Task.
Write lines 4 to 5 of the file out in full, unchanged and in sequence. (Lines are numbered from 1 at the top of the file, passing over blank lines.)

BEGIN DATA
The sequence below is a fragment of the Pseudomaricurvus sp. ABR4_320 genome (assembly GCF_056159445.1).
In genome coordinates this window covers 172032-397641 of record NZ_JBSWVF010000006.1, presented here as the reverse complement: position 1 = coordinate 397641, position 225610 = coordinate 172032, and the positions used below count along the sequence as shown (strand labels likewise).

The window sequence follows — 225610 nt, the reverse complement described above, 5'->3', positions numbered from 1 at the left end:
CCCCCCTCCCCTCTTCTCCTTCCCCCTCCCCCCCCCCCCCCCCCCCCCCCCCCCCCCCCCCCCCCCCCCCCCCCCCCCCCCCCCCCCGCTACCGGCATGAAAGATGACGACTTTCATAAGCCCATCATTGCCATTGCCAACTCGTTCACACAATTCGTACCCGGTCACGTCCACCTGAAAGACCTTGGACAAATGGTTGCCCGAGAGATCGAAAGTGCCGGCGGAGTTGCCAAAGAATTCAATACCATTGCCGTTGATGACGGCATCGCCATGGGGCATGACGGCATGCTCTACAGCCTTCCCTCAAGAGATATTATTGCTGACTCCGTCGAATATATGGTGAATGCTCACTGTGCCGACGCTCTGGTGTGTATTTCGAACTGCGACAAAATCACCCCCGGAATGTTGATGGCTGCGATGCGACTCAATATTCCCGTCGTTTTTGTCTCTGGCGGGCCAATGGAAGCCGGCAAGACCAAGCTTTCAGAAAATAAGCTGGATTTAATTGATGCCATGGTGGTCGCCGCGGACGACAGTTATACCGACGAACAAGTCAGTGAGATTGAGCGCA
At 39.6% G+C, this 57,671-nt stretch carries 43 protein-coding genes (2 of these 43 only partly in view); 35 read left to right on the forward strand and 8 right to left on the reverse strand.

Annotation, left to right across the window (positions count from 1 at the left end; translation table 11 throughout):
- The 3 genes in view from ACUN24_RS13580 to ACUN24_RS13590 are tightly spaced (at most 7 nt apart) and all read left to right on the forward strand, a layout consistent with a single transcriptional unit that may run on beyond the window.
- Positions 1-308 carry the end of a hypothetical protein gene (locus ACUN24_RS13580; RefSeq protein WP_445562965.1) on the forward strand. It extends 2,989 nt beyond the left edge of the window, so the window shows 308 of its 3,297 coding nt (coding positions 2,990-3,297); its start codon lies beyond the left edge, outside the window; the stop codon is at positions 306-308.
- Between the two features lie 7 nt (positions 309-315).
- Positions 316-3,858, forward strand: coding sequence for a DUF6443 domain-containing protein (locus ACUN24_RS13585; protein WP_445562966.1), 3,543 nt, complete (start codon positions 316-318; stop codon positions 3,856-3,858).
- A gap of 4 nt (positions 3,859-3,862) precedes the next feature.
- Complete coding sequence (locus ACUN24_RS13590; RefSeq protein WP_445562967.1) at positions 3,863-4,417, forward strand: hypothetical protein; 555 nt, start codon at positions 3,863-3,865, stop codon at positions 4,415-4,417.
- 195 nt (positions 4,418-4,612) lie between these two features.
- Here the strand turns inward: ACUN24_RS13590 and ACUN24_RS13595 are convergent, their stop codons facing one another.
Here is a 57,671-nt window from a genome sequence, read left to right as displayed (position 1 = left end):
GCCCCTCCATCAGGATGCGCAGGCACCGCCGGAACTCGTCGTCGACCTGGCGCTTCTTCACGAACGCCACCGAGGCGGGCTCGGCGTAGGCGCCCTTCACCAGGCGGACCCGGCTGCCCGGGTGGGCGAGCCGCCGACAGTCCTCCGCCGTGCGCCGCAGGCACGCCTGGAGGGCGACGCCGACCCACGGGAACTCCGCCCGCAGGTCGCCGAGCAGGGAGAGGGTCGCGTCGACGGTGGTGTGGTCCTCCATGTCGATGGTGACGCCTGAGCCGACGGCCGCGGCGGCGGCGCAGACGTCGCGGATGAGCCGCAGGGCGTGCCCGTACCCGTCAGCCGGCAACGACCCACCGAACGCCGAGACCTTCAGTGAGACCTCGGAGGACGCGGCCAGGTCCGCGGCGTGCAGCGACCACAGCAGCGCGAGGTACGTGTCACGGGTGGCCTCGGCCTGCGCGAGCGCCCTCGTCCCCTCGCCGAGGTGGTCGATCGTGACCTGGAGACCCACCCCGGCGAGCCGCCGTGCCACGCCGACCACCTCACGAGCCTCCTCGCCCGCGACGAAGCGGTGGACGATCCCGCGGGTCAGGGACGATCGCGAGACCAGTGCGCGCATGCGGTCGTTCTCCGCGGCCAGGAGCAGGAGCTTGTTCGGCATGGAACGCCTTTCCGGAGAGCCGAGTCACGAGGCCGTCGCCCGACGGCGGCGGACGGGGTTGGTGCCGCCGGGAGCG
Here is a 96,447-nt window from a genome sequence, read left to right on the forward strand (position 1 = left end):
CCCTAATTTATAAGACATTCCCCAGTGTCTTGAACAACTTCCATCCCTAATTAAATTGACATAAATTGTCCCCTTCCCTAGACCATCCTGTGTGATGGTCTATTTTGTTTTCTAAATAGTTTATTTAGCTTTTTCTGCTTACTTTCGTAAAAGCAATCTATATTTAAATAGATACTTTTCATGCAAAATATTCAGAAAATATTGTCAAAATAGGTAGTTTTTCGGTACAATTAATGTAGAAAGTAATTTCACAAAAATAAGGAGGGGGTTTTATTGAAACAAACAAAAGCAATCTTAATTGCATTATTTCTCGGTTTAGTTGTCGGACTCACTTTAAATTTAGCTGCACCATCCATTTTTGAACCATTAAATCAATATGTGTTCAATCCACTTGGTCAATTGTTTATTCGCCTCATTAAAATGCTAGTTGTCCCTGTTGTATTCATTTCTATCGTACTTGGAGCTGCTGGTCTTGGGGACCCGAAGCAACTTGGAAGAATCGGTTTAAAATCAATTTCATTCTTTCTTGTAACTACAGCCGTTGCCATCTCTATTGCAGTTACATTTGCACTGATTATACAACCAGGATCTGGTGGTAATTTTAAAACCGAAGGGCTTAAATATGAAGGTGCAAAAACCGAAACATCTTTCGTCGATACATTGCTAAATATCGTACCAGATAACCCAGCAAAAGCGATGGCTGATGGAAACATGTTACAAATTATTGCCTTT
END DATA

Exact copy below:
CCCCCCTCCCCTCTTCTCCTTCCCCCTCCCCCCCCCCCCCCCCCCCCCCCCCCCCCCCCCCCCCCCCCCCCCCCCCCCCCCCCCCCCGCTACCGGCATGAAAGATGACGACTTTCATAAGCCCATCATTGCCATTGCCAACTCGTTCACACAATTCGTACCCGGTCACGTCCACCTGAAAGACCTTGGACAAATGGTTGCCCGAGAGATCGAAAGTGCCGGCGGAGTTGCCAAAGAATTCAATACCATTGCCGTTGATGACGGCATCGCCATGGGGCATGACGGCATGCTCTACAGCCTTCCCTCAAGAGATATTATTGCTGACTCCGTCGAATATATGGTGAATGCTCACTGTGCCGACGCTCTGGTGTGTATTTCGAACTGCGACAAAATCACCCCCGGAATGTTGATGGCTGCGATGCGACTCAATATTCCCGTCGTTTTTGTCTCTGGCGGGCCAATGGAAGCCGGCAAGACCAAGCTTTCAGAAAATAAGCTGGATTTAATTGATGCCATGGTGGTCGCCGCGGACGACAGTTATACCGACGAACAAGTCAGTGAGATTGAGCGCA
At 39.6% G+C, this 57,671-nt stretch carries 43 protein-coding genes (2 of these 43 only partly in view); 35 read left to right on the forward strand and 8 right to left on the reverse strand.